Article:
2012 proved to be an exciting year for sports in the Asia-Pacific as well as globally. Here’s is my top ten favorites from the year:
China is becoming a powerhouse in the pool. Ye Shiwen, 16, smashed the 400m women’s medley world record. The world was shocked at just how fast she was, leading some in the American team to cast doubt on the validity of her achievements, though she was declared clean by the organizers. Ye was unconcerned. "It is a big evening for Chinese swimming,” she beamed. Chinese-national Sun Yang also took gold, winning the men’s 400m freestyle.
The Olympics had not officially opened before there was a major diplomatic incident. Before North Korea’s opening game in women’s football against Colombia, the organizers displayed the South Korean flag next to names of the DPRK players. The team stormed off and only after some persuasion, returned to the match and later won. Fortunately for London, the next few weeks went very well indeed but for a time, the 2012 Olympics looked to be on shaky ground.
There are not many feel-good stories coming out of Afghanistan but there was something to write about when it came to domestic football. A new league was set-up featuring a team from each region. The players were all found by a reality television show and for the first time, the country had a professional league, albeit an unusual one. The league had a successful first year that culminated in a sold-out championship in Kabul.
It came late in the year but it was a serious blow for Indian sport. Due to elections held by the India Olympic Association that were not recognized by the IOC, the international body suspended India. What happens next is anybody’s guess. Some think it is the wake-up call India needs, others think that it will achieve little. 2013 will provide most of the answers.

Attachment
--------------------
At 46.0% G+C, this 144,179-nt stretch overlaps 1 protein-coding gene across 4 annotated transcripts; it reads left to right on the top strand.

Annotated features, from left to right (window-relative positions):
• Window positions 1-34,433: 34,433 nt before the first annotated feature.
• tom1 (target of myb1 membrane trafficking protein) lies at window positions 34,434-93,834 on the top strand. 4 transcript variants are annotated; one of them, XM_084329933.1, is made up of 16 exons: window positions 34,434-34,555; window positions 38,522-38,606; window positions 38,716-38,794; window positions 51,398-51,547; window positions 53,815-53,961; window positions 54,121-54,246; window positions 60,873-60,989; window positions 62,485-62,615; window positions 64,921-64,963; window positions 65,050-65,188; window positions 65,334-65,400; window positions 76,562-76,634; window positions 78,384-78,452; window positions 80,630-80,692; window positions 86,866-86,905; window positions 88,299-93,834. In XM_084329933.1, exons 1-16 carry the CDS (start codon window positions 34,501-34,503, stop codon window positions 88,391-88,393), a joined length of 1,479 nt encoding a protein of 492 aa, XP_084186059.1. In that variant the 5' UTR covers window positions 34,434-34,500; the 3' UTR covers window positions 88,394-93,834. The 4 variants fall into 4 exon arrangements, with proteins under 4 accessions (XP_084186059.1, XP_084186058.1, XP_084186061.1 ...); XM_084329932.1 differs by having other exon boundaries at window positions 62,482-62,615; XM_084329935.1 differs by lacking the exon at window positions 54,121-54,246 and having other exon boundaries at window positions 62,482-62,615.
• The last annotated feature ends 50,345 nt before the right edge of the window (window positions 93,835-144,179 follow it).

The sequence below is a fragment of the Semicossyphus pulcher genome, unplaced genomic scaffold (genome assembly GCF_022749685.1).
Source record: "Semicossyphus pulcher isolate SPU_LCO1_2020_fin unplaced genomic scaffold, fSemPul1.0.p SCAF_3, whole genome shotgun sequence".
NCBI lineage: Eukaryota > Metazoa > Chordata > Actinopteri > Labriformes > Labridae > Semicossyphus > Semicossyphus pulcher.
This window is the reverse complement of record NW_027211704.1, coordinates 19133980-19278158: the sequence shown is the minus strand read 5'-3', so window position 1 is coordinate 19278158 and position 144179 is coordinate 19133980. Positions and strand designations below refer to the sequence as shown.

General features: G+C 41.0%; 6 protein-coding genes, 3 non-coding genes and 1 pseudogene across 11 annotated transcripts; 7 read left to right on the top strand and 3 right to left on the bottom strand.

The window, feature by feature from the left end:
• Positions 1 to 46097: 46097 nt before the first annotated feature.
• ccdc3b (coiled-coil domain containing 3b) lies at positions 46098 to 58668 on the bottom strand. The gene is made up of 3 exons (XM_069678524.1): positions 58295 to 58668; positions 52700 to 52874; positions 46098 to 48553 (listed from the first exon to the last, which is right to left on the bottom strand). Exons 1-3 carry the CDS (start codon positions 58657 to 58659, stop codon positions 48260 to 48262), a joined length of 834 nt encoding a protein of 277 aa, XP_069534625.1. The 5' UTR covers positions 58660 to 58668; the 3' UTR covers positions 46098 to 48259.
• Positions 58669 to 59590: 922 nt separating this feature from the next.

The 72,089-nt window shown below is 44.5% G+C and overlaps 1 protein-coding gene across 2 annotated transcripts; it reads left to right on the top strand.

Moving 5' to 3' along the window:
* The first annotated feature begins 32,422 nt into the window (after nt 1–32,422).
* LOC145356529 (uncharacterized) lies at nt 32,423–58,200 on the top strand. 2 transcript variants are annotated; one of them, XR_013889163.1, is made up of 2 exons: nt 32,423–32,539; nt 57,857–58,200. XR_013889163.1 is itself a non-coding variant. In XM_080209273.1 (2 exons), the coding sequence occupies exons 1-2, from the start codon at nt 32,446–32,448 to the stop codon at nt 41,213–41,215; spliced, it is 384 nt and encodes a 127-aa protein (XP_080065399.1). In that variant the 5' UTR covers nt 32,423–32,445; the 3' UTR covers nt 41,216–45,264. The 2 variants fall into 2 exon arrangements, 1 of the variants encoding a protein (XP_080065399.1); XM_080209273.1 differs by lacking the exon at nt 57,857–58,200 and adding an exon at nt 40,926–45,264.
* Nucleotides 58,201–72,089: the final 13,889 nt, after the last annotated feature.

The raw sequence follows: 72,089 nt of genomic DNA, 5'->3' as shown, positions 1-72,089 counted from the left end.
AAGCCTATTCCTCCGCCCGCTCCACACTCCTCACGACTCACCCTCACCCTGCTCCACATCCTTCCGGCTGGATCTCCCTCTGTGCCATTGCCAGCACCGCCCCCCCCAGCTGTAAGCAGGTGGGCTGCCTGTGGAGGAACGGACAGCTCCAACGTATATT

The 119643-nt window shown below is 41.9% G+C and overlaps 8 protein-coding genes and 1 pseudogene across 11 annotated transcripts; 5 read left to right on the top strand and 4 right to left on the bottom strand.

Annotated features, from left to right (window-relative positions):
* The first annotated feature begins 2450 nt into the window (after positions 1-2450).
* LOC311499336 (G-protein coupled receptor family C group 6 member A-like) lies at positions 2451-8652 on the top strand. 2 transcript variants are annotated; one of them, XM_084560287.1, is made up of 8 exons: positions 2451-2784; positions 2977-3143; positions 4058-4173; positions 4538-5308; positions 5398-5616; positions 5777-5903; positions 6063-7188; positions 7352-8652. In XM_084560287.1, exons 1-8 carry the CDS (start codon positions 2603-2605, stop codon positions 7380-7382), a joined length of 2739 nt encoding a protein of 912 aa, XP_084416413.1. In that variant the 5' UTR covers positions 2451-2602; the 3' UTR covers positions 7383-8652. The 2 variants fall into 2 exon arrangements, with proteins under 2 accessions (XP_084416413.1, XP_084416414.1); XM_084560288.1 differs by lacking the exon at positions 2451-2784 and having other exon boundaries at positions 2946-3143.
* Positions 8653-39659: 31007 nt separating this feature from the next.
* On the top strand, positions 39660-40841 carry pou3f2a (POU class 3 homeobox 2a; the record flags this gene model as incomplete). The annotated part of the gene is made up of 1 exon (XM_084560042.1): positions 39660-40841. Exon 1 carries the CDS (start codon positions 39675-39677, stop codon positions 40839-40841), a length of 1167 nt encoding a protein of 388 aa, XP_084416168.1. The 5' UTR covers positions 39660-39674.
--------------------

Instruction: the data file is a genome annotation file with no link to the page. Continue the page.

Some of the biggest names in the world of football arrived in China over the past 12 months to put the Chinese Super League on the global football map. It didn’t always go smoothly, with the high-profile big spender Shanghai Shenhua lurching from one crisis to the next.
Some are well-known, others less so but disputed islands made sporting headlines too in 2012. There was the furor over the banner held by South Korean midfielder Park Jung-woo after his team defeated Japan 2-0 to win the football bronze medal at the Olympics. The tensions between Japan and China also had their sporting consequences.
Eight badminton players – four from South Korea and two each from Indonesia and China – were sent home after intentionally trying to lose games at the Olympics. They wanted to avoid a tricky quarter-finals in an attempt to maximize their nation’s chances of securing a gold medal. The fans in London jeered at the missed shots and the players were expelled from the games.
It is good to be able to write about football and focus on pleasing performances and good results. South Korea and Japan have been at the forefront of much of the progress that Asian football has made over the years and the two rivals were at it again this summer. Both teams deservedly beat highly-rated opponents and impressed everyone with the overall quality of their play. They met in the bronze medal match with Korea emerging triumphant.
What a year Manny Pacquiao had and to be honest, it may be one that he prefers to forget. He ended 2011 with a controversial win over Juan Manuel Marquez but that had nothing on his shocking defeat at the hands of Timothy Bradley in June. An entire nation, as well as most of the boxing world, was united in shock. There was no debate about what happened in December. The Filipino was floored by a mighty right hand from Marquez. What comes next is a big question.
It had to be. The events of last February have yet to die down. A Harvard graduate of Taiwanese background burst onto the scene like nobody before him, becoming an instant sensation in the United States and Asia. Jeremy Lin had three weeks last winter that can only be described as insane. He spent the summer fighting off crowds in Taiwan before being snapped up by the Houston Rockets. A story that transcended borders and language and nobody knows how it will end.